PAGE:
Influential Members of Congress are asking their fellow Representatives to help nonprofits by joining in legislative efforts to fix new and longstanding tax problems that undermine nonprofit missions. In a new Dear Colleague letter, House Majority Whip Jim Clyburn (D-SC) and Representative Carolyn Maloney are urging members to cosponsor two bills that directly affect nonprofit bottom lines. Whip Clyburn’s bill, the Stop the Tax Hike on Charities and Places of Worship Act (H.R. 1223) would repeal the 21 percent unrelated business income tax on expenses nonprofits incur providing employee transportation benefits, such as transit subsidies and parking. The bill sponsored by Representative Maloney, who serves as Vice Chair of the Joint Economic Committee in Congress, is the Nonprofit Relief Act of 2019 (H.R. 3323). The legislation would repeal the new tax that requires nonprofits to treat every unrelated business revenue stream as a separate “trade or business” that may not be aggregated with their other profits and losses in calculating tax liabilities. The bill also would extend the paid leave tax credit available to for-profit businesses to tax-exempt organizations and change the tax treatment of mileage reimbursements to volunteers, so they are no longer subject to federal and state income taxes. Both bills would be paid for by increasing the corporate tax rate by less than one-tenth of one percent. The National Council of Nonprofits strongly supports the substance of the two bills and calls on nonprofits to alert their Representatives to this cosponsorship opportunity.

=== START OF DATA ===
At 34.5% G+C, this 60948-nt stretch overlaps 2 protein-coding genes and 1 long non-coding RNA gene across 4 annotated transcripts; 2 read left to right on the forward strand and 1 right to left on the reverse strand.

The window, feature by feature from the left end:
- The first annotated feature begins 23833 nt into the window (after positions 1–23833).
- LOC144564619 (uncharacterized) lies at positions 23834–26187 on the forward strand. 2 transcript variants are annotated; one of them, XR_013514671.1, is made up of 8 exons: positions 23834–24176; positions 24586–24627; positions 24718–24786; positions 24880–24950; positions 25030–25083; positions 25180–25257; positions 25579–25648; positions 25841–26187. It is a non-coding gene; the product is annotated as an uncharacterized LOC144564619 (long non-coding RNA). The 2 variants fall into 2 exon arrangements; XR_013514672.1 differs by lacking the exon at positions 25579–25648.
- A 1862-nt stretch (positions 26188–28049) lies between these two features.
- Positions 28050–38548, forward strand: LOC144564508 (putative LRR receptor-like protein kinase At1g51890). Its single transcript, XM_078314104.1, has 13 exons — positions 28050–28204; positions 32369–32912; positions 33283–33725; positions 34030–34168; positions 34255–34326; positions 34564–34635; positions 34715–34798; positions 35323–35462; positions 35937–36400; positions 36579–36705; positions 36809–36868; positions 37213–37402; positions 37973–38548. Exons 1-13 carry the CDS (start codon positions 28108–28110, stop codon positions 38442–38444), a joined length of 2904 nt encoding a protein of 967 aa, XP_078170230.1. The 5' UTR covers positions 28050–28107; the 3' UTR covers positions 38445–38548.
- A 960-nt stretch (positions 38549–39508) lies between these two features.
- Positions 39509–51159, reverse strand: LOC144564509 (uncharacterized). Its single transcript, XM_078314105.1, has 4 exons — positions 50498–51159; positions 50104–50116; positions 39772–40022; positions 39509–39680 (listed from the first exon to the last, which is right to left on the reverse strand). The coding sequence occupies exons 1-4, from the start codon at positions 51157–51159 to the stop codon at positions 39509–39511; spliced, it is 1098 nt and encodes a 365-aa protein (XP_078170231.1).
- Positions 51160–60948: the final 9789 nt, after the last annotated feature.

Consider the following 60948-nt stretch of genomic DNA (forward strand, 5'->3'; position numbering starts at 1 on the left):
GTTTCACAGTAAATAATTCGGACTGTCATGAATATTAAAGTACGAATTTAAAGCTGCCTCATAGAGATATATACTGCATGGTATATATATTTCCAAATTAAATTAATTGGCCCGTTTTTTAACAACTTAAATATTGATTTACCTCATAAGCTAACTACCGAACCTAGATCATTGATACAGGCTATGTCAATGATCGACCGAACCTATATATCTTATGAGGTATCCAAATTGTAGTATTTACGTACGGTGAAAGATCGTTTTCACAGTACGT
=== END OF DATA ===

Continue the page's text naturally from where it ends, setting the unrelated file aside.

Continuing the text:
State and Local Issues


Most Legislative Sessions End, Budget Crises Emerge